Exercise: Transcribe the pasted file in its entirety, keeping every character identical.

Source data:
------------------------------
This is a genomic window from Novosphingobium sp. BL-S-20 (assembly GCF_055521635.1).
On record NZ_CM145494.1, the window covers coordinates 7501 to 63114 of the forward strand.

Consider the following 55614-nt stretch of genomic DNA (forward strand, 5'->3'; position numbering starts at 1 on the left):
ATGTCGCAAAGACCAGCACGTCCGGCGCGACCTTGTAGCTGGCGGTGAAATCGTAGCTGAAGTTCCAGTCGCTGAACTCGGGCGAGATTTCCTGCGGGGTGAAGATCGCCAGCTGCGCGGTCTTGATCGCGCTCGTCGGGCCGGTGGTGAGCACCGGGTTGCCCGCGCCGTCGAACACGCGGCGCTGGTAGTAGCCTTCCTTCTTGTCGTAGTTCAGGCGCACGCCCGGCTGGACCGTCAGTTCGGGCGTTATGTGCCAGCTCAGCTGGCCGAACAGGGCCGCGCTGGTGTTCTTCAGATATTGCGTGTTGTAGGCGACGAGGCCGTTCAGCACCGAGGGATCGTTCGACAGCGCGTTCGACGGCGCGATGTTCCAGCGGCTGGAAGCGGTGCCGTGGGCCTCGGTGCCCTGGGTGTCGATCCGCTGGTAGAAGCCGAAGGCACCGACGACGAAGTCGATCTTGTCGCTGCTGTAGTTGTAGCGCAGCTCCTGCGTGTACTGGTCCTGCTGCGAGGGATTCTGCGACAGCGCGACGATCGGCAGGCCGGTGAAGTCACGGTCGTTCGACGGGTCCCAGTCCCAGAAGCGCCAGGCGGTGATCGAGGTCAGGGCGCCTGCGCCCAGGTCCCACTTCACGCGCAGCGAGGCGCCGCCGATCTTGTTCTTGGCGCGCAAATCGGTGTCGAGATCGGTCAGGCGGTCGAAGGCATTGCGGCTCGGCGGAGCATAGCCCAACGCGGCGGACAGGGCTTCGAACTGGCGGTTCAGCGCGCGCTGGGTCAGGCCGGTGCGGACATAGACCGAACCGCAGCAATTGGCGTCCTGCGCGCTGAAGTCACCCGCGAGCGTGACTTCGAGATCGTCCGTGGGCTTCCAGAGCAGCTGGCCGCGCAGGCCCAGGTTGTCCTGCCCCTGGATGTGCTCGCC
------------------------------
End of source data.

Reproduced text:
This is a genomic window from Novosphingobium sp. BL-S-20 (assembly GCF_055521635.1).
On record NZ_CM145494.1, the window covers coordinates 7501 to 63114 of the forward strand.

Consider the following 55614-nt stretch of genomic DNA (forward strand, 5'->3'; position numbering starts at 1 on the left):
ATGTCGCAAAGACCAGCACGTCCGGCGCGACCTTGTAGCTGGCGGTGAAATCGTAGCTGAAGTTCCAGTCGCTGAACTCGGGCGAGATTTCCTGCGGGGTGAAGATCGCCAGCTGCGCGGTCTTGATCGCGCTCGTCGGGCCGGTGGTGAGCACCGGGTTGCCCGCGCCGTCGAACACGCGGCGCTGGTAGTAGCCTTCCTTCTTGTCGTAGTTCAGGCGCACGCCCGGCTGGACCGTCAGTTCGGGCGTTATGTGCCAGCTCAGCTGGCCGAACAGGGCCGCGCTGGTGTTCTTCAGATATTGCGTGTTGTAGGCGACGAGGCCGTTCAGCACCGAGGGATCGTTCGACAGCGCGTTCGACGGCGCGATGTTCCAGCGGCTGGAAGCGGTGCCGTGGGCCTCGGTGCCCTGGGTGTCGATCCGCTGGTAGAAGCCGAAGGCACCGACGACGAAGTCGATCTTGTCGCTGCTGTAGTTGTAGCGCAGCTCCTGCGTGTACTGGTCCTGCTGCGAGGGATTCTGCGACAGCGCGACGATCGGCAGGCCGGTGAAGTCACGGTCGTTCGACGGGTCCCAGTCCCAGAAGCGCCAGGCGGTGATCGAGGTCAGGGCGCCTGCGCCCAGGTCCCACTTCACGCGCAGCGAGGCGCCGCCGATCTTGTTCTTGGCGCGCAAATCGGTGTCGAGATCGGTCAGGCGGTCGAAGGCATTGCGGCTCGGCGGAGCATAGCCCAACGCGGCGGACAGGGCTTCGAACTGGCGGTTCAGCGCGCGCTGGGTCAGGCCGGTGCGGACATAGACCGAACCGCAGCAATTGGCGTCCTGCGCGCTGAAGTCACCCGCGAGCGTGACTTCGAGATCGTCCGTGGGCTTCCAGAGCAGCTGGCCGCGCAGGCCCAGGTTGTCCTGCCCCTGGATGTGCTCGCC